Navigation Links
Taking a new look at carbon nanotubes

Despite their almost incomprehensibly small size a diameter about one ten-thousandth the thickness of a human hair single-walled carbon nanotubes come in a plethora of different "species," each with its own structure and unique combination of electronic and optical properties. Characterizing the structure and properties of an individual carbon nanotube has involved a lot of guesswork until now.

Researchers with the U.S. Department of Energy (DOE)'s Lawrence Berkeley National Laboratory (Berkeley Lab) and the University of California (UC) Berkeley have developed a technique that can be used to identify the structure of an individual carbon nanotube and characterize its electronic and optical properties in a functional device.

"Using a novel high-contrast polarization-based optical microscopy set-up, we've demonstrated video-rate imaging and in-situ spectroscopy of individual carbon nanotubes on various substrates and in functional devices," says Feng Wang, a condensed matter physicist with Berkeley Lab's Materials Sciences Division. "For the first time, we can take images and spectra of individual nanotubes in a general environment, including on substrates or in functional devices, which should be a great tool for advancing nanotube technology."

Wang, who is also a professor with UC Berkeley's Physics Department, is the corresponding author of a paper describing this research in the journal Nature Nanotechnology. The paper is titled "High-throughput optical imaging and spectroscopy of individual carbon nanotubes in devices." Co-authors are Kaihui Liu, Xiaoping Hong, Qin Zhou, Chenhao Jin, Jinghua Li, Weiwei Zhou, Jie Liu, Enge Wang and Alex Zettl.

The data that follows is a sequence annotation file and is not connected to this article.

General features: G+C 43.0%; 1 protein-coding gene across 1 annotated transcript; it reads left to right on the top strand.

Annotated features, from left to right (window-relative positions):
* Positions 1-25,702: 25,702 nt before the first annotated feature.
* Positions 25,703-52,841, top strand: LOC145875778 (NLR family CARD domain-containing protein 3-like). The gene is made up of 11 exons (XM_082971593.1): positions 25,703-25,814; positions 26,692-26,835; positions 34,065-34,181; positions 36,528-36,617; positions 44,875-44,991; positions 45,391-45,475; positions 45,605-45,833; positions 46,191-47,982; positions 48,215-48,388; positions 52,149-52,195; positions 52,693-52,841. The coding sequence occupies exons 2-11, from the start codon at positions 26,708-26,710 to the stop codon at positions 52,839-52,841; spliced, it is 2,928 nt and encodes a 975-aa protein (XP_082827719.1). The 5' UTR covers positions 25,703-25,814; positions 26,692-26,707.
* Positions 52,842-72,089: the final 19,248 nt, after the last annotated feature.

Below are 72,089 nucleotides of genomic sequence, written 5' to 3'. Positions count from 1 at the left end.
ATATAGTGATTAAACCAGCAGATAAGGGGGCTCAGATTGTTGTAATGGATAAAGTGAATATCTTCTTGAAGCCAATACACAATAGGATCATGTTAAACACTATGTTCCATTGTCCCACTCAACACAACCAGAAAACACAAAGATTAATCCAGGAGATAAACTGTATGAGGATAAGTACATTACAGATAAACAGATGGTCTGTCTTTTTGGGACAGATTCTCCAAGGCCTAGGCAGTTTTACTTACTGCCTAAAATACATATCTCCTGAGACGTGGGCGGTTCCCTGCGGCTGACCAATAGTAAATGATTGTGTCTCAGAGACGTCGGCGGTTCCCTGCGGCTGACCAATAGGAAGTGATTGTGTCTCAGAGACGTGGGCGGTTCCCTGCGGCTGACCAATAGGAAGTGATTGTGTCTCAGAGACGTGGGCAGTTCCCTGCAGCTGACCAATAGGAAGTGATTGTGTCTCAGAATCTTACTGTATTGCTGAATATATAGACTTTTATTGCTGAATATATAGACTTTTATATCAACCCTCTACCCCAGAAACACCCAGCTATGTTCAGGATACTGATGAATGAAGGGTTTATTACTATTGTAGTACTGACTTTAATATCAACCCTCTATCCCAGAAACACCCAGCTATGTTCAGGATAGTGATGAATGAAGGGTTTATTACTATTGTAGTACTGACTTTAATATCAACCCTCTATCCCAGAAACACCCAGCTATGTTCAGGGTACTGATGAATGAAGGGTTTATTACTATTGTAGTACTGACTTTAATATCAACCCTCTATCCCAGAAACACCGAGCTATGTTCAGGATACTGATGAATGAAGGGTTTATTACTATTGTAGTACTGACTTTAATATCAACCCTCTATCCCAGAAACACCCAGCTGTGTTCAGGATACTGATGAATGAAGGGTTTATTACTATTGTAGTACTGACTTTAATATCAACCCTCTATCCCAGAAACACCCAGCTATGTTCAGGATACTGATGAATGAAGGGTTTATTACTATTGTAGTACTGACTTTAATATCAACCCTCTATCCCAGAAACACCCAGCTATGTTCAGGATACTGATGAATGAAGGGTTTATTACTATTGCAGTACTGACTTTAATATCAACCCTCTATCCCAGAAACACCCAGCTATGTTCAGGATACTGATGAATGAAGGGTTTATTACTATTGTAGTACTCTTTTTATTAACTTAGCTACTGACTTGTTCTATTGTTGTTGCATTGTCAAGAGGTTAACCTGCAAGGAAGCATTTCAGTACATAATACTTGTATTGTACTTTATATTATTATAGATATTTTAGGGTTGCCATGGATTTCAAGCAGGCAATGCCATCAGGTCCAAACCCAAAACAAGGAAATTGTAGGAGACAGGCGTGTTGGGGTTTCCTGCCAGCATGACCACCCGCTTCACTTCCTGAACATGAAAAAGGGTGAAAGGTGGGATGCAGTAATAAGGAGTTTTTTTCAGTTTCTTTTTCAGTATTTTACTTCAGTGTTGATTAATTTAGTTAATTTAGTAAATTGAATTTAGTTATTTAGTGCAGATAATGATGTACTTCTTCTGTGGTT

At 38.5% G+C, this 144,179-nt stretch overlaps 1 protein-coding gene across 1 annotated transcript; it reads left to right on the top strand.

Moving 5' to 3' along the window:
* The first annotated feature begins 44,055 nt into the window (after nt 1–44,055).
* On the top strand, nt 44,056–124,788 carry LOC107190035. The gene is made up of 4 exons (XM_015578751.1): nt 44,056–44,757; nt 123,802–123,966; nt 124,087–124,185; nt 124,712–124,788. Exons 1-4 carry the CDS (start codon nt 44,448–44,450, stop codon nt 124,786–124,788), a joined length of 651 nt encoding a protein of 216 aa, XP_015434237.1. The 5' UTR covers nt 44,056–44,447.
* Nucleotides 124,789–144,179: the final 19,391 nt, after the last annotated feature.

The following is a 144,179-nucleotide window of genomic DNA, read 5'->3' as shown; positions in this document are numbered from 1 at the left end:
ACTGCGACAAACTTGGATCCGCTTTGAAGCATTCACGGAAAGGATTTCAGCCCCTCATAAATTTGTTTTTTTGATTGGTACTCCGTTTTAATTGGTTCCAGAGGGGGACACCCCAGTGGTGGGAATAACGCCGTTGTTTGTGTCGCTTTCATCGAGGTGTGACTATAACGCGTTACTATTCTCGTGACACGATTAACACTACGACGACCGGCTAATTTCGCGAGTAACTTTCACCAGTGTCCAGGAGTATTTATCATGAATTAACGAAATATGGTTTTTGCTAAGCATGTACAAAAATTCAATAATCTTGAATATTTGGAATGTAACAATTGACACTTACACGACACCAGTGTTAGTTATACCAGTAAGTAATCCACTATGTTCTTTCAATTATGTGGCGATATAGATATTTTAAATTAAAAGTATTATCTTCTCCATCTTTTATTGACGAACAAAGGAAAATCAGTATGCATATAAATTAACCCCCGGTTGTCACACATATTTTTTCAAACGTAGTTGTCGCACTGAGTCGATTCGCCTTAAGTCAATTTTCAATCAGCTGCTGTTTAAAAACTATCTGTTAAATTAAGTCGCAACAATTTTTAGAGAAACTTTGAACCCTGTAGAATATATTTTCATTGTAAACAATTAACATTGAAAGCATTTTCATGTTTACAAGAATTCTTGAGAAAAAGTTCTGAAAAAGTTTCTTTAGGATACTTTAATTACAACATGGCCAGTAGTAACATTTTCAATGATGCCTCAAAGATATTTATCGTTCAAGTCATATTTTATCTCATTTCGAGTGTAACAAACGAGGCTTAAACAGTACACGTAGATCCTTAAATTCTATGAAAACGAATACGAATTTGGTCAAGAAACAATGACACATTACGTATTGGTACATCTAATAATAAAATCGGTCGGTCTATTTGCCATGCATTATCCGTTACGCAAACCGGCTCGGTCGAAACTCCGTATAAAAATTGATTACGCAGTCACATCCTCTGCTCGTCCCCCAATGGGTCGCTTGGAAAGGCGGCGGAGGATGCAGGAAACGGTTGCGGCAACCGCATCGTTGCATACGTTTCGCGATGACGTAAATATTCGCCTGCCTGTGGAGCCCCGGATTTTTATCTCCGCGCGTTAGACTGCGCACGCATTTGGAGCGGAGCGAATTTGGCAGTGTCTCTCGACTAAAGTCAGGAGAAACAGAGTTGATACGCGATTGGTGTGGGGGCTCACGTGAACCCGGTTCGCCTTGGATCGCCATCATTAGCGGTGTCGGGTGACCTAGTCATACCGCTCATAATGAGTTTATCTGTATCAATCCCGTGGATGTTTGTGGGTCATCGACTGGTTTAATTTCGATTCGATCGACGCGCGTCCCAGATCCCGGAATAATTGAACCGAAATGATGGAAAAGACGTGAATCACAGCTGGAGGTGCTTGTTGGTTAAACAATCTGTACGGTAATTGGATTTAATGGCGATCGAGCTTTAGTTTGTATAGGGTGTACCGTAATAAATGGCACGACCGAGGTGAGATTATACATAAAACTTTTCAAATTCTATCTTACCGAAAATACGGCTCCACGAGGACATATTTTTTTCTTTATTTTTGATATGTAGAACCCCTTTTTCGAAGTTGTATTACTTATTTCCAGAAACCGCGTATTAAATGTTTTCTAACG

A single-walled carbon nanotube can be metallic or semiconducting depending on its exact structure. Semiconducting nanotubes can have very different electronic bandgaps, resulting in wildly different electronic or optical properties.

"To fully understand field-effect devices or optoelectronic devices made from single-walled carbon nanotubes, it is critical to know what species of carbon nanotube is in the device," Wang says. "In the past, such information could not be obtained and researchers had to guess as to what was going on."

The physical structure and electronic properties of each individual species of single-walled carbon nanotubes are governed by chirality, meaning their structure has a distinct left/right orientation or "handedness," which cannot be superimposed on a mirror image. As a result, achieving chirality-controlled growth of carbon nanotubes and understanding the physics behind chirality-dependent devices are two of the biggest challenges in nanotube research.